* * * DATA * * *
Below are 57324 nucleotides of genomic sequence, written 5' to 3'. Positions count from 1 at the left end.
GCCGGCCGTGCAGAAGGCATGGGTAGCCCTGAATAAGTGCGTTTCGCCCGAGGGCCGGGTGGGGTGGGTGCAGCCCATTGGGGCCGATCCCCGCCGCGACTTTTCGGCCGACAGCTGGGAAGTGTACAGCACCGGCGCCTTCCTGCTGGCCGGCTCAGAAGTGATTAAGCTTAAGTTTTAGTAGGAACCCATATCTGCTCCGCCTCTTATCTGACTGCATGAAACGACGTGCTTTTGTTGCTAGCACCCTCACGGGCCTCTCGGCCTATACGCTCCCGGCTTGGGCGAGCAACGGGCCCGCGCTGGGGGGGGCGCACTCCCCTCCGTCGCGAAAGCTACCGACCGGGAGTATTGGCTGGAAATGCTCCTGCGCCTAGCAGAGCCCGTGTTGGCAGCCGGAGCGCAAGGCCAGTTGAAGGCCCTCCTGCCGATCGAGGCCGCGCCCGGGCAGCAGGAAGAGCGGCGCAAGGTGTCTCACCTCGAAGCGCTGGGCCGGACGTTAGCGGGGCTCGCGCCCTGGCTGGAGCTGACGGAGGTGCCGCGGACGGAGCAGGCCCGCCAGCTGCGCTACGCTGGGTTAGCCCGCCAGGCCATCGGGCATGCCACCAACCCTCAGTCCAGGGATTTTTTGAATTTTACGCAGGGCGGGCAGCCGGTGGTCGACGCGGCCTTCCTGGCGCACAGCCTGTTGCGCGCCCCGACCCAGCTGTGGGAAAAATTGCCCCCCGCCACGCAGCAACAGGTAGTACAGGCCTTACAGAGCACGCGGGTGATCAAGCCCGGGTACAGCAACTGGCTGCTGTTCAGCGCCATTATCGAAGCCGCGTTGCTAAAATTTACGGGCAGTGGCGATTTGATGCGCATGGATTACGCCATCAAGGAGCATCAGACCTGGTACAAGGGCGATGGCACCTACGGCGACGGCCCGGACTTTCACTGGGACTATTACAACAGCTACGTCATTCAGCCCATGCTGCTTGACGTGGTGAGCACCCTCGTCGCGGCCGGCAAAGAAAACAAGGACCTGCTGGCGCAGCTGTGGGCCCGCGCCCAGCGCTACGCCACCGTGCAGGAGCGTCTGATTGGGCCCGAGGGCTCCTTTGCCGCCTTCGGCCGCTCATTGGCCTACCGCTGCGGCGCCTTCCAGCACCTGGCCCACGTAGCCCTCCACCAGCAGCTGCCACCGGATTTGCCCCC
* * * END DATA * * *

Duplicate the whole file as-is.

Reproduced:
Below are 57324 nucleotides of genomic sequence, written 5' to 3'. Positions count from 1 at the left end.
GCCGGCCGTGCAGAAGGCATGGGTAGCCCTGAATAAGTGCGTTTCGCCCGAGGGCCGGGTGGGGTGGGTGCAGCCCATTGGGGCCGATCCCCGCCGCGACTTTTCGGCCGACAGCTGGGAAGTGTACAGCACCGGCGCCTTCCTGCTGGCCGGCTCAGAAGTGATTAAGCTTAAGTTTTAGTAGGAACCCATATCTGCTCCGCCTCTTATCTGACTGCATGAAACGACGTGCTTTTGTTGCTAGCACCCTCACGGGCCTCTCGGCCTATACGCTCCCGGCTTGGGCGAGCAACGGGCCCGCGCTGGGGGGGGCGCACTCCCCTCCGTCGCGAAAGCTACCGACCGGGAGTATTGGCTGGAAATGCTCCTGCGCCTAGCAGAGCCCGTGTTGGCAGCCGGAGCGCAAGGCCAGTTGAAGGCCCTCCTGCCGATCGAGGCCGCGCCCGGGCAGCAGGAAGAGCGGCGCAAGGTGTCTCACCTCGAAGCGCTGGGCCGGACGTTAGCGGGGCTCGCGCCCTGGCTGGAGCTGACGGAGGTGCCGCGGACGGAGCAGGCCCGCCAGCTGCGCTACGCTGGGTTAGCCCGCCAGGCCATCGGGCATGCCACCAACCCTCAGTCCAGGGATTTTTTGAATTTTACGCAGGGCGGGCAGCCGGTGGTCGACGCGGCCTTCCTGGCGCACAGCCTGTTGCGCGCCCCGACCCAGCTGTGGGAAAAATTGCCCCCCGCCACGCAGCAACAGGTAGTACAGGCCTTACAGAGCACGCGGGTGATCAAGCCCGGGTACAGCAACTGGCTGCTGTTCAGCGCCATTATCGAAGCCGCGTTGCTAAAATTTACGGGCAGTGGCGATTTGATGCGCATGGATTACGCCATCAAGGAGCATCAGACCTGGTACAAGGGCGATGGCACCTACGGCGACGGCCCGGACTTTCACTGGGACTATTACAACAGCTACGTCATTCAGCCCATGCTGCTTGACGTGGTGAGCACCCTCGTCGCGGCCGGCAAAGAAAACAAGGACCTGCTGGCGCAGCTGTGGGCCCGCGCCCAGCGCTACGCCACCGTGCAGGAGCGTCTGATTGGGCCCGAGGGCTCCTTTGCCGCCTTCGGCCGCTCATTGGCCTACCGCTGCGGCGCCTTCCAGCACCTGGCCCACGTAGCCCTCCACCAGCAGCTGCCACCGGATTTGCCCCC